Inquietto (Oscar Marchal) is a art director and creative director, specialized in Motiongraphics with background in animation, (quite convincing) 3D graphics, illustration, graphic design, cinema, tv graphics and multimedia applications.
Born in Hong Kong, Kenneth Tin-Kin Hung now lives and works in New York. His art is incredibly socially conscious, exploring and excelling in high-definition video animation, video games, net.art, digital graphics, and mixed media installations. Currently in progress is video installation “In GOD We Trust.” He envisions Obama as a reincarnation of seven spiritual leaders and prophets. Far from worshipping Obama, “In GOD We Trust” delves into the hopes and changes the 44th U.S. president promises to deliver–and the obstacles he will encounter along the way.
P.S. The “GOD” in “In God We Trust” is an acronym for “Global Obama Devotion.” Not our national motto!
Born in Los Angeles and currently residing in New York City, photographer Grady O’Connor pulls you in immediately with images of both the naturally majestic and the slightly disturbing. At first glance, “Blob” looks like a spectacular shot of kneaded dough. I actually have no idea what his subject is, but I want to say that it’s either a close-up of fungi or the insides of a cave. Either way, it’s quite a magnificent shot.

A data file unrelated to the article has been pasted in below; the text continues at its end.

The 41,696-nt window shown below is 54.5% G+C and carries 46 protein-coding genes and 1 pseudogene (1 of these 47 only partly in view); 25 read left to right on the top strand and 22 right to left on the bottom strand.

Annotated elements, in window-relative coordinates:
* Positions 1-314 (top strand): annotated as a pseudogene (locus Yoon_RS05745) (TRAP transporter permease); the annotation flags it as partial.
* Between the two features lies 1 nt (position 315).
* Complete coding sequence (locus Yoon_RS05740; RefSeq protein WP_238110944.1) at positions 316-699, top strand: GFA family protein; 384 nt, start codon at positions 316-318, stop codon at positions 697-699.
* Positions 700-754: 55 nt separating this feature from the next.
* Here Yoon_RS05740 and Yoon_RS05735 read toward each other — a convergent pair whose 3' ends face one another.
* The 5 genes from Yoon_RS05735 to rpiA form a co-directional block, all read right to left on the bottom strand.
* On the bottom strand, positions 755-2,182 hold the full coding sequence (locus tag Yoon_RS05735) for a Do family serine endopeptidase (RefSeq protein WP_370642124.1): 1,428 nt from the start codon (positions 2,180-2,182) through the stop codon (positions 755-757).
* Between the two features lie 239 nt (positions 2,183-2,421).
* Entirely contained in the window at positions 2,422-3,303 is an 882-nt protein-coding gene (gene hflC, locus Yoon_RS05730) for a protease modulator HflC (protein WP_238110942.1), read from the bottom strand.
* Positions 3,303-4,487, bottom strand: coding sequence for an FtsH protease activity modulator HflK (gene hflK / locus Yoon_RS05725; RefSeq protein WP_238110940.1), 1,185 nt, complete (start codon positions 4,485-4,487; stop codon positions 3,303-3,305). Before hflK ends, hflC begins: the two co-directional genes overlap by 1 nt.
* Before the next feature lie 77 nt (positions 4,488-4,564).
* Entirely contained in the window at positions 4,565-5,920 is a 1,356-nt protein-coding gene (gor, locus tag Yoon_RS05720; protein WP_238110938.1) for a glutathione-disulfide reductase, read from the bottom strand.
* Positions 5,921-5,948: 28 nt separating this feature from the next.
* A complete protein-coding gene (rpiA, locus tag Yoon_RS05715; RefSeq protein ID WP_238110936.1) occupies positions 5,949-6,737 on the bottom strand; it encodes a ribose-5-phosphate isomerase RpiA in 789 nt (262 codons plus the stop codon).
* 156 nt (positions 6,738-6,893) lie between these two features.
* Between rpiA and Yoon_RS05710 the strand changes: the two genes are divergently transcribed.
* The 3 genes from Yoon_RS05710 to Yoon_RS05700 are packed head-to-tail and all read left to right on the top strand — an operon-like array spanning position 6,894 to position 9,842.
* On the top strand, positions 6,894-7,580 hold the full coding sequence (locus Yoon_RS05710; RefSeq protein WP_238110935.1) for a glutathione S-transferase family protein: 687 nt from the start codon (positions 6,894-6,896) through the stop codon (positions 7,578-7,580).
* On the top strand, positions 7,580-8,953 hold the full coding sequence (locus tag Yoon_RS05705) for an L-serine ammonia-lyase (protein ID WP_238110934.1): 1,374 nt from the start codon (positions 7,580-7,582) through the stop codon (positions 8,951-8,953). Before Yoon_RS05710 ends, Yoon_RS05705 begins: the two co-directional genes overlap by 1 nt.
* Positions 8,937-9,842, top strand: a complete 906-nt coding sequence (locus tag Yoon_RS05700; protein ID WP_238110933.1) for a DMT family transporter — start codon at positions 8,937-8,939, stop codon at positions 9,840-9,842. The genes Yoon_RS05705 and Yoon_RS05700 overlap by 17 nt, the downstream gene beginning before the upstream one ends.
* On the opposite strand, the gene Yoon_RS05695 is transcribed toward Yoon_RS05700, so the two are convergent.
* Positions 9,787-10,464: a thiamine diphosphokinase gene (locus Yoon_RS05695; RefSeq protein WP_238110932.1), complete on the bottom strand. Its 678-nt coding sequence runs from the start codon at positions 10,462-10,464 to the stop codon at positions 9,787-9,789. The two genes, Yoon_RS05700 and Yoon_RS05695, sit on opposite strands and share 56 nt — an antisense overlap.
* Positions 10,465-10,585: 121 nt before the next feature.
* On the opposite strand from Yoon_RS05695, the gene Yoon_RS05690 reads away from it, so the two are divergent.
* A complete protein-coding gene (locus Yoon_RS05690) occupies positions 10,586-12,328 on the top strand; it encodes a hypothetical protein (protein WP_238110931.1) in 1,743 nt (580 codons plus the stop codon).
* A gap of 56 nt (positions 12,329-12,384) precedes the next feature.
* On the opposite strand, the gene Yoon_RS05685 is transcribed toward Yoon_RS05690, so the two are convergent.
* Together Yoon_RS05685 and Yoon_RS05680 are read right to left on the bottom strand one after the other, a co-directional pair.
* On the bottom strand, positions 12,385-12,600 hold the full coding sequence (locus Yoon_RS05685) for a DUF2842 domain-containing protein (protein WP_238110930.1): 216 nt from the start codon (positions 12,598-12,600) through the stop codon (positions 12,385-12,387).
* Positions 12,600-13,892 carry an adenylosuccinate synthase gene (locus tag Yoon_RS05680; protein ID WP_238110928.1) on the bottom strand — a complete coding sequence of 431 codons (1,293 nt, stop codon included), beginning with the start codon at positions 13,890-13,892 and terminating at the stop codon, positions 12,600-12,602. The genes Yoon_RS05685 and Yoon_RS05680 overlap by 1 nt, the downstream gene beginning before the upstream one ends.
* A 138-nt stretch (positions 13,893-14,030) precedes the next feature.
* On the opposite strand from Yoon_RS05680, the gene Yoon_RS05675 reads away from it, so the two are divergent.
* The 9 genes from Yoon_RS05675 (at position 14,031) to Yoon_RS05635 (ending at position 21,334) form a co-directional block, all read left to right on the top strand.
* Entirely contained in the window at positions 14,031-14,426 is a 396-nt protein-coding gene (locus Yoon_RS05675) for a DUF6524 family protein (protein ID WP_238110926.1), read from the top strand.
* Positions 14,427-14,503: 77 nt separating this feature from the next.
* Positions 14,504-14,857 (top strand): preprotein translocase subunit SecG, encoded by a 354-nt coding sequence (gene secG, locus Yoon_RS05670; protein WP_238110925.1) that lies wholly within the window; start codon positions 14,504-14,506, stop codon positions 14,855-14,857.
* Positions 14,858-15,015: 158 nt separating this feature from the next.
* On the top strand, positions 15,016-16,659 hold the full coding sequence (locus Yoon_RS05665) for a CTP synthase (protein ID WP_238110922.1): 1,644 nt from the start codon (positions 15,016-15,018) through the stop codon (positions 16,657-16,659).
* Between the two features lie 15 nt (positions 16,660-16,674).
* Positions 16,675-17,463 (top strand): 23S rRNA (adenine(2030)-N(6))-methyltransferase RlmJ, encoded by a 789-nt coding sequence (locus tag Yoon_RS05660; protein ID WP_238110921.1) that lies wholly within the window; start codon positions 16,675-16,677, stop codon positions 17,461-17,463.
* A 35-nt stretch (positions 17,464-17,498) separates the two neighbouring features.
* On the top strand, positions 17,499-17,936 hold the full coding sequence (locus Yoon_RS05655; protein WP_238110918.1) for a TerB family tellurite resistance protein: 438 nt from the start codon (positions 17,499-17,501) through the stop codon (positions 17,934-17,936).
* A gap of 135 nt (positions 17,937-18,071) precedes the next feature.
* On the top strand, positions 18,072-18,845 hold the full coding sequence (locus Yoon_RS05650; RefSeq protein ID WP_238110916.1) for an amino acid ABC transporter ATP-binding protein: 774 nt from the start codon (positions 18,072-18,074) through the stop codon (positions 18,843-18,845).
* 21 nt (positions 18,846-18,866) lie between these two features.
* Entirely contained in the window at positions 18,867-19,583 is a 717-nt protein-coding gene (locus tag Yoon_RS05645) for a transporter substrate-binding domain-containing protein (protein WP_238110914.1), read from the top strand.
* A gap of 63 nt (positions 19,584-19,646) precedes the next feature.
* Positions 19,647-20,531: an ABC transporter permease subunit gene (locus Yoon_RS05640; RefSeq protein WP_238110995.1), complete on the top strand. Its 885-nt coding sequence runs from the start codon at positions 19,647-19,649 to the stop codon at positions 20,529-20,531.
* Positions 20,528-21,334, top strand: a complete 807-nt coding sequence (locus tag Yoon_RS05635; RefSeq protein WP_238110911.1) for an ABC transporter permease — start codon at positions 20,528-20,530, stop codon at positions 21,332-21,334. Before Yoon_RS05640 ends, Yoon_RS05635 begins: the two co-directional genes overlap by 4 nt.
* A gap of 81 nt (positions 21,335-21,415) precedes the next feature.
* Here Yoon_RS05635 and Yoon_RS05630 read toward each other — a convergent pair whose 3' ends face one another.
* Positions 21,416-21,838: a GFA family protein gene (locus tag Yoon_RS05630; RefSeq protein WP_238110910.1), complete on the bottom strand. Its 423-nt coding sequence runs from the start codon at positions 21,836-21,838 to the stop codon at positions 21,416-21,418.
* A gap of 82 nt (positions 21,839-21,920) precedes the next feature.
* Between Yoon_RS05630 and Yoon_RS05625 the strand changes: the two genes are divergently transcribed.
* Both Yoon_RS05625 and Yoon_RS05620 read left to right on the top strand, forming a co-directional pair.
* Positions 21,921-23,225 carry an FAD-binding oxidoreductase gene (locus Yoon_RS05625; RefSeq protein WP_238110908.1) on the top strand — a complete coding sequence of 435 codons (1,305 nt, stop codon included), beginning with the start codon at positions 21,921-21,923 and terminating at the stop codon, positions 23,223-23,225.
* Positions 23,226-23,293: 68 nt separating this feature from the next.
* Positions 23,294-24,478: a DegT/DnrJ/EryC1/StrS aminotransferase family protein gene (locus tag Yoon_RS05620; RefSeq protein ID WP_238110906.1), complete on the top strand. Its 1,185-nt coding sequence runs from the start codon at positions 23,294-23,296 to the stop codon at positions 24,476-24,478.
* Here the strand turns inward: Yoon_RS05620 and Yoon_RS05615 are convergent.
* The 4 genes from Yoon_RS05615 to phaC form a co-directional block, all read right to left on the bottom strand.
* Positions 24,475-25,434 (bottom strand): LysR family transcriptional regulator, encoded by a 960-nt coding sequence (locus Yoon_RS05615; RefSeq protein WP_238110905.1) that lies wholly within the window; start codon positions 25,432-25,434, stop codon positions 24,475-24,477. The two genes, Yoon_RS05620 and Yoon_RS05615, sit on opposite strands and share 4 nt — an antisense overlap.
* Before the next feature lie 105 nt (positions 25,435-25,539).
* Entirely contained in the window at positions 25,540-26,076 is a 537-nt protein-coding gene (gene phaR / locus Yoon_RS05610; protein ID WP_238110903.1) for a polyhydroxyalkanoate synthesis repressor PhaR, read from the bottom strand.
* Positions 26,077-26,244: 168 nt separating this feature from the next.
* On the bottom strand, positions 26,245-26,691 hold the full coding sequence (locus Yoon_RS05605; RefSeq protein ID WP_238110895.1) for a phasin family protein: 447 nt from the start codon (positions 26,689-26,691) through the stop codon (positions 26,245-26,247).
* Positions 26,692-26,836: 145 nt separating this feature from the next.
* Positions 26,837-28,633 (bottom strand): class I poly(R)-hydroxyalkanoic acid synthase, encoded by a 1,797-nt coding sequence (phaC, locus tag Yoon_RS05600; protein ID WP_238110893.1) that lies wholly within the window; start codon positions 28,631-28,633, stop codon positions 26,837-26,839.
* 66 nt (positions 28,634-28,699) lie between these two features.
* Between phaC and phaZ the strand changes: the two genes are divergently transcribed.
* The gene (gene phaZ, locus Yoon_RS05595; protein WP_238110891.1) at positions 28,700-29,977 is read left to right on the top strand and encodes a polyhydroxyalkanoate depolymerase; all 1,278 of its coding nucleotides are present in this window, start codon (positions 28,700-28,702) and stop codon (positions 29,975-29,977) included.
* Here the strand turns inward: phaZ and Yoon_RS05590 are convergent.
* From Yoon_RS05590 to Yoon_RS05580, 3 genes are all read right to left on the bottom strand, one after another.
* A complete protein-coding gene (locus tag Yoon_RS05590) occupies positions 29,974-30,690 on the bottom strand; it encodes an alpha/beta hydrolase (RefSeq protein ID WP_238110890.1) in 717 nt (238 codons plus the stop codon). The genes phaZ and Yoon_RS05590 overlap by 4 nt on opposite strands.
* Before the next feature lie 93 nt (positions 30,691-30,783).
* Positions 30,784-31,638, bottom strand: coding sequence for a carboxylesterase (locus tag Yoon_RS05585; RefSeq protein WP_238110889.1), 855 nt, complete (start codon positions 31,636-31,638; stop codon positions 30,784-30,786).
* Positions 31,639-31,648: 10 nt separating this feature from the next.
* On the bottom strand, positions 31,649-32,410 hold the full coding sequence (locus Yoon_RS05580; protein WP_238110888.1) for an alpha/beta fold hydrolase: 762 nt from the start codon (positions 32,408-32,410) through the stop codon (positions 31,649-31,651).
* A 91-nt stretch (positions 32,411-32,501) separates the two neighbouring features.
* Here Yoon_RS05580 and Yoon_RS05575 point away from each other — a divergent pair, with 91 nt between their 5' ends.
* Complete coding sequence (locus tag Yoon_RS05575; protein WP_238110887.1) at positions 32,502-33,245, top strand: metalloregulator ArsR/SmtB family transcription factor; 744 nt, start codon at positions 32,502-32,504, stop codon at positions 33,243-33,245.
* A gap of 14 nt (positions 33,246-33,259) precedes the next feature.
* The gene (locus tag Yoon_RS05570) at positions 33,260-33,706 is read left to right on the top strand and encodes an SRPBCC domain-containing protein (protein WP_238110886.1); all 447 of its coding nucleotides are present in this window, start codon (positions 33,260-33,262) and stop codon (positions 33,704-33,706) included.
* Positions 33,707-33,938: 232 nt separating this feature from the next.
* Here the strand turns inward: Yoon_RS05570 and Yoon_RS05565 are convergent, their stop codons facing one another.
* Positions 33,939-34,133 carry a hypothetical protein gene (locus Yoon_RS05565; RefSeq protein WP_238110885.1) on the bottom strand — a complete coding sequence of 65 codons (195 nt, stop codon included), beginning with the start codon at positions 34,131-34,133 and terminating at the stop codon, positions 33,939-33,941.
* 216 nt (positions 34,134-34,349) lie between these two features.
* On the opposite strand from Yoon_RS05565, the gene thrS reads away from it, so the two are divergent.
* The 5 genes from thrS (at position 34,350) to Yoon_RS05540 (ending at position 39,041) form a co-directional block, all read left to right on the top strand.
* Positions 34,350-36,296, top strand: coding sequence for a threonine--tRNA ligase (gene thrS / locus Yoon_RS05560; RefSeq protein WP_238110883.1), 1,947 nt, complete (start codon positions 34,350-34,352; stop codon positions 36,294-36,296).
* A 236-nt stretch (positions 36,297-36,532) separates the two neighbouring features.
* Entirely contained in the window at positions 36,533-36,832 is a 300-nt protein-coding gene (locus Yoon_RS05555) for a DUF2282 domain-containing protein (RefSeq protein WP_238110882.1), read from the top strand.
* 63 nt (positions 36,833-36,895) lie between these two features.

We recently received Doug Fogelson’s book “The Time After” in the mail today. One of the catch phrases on the press release is: “Temporal speculation for the post climate change era.” Heavy! Although it’s not as apocalyptic as the Popul Vuh’s 2012 world-termination prognosis, and not as, ahem, temporally speculative (in my opinion) to warrant vast assumptions about the post climate change era, there are some prismatic, multi-exposed layered photographs that time-lapsed-surfaced-ly explore the age old question of nature, man, and their relation to time. Shots of clouds and forests lay side by side by sprawling city streets. It’s certainly an interesting attempt to turn such a tired trope of amateur photography (the double-expose) into the basis for a complicated conceptual framework, though how many “heady” points on the nature of humanity the book makes, I’m not so sure. Regardless, the book features stunning and creative print lay out and design by Tim Hartford.
A selection of amazing paintings by Marck Fink. There is something so playful and innocent about them… yet also something so dark.
To communicate both weighty (The Irish Famine, racism, war) and frivolous (clandestine love affairs with Bigfoot?) subject matter, Carson Ellis utilizes a subtle color palette and gentle linework. Her art is similar to children’s books in that the dialogue (if any) is limited, but the illustrations and their message speak volumes. And she’s married to Colin Meloy, the lead singer of The Decemberists!
As his name hints, [hu]Man vs. Machine delivers work created with traditional materials in order to mimic what can be done with the computer. His work is very enjoyable and ranges from ink drawings to paintings to installations.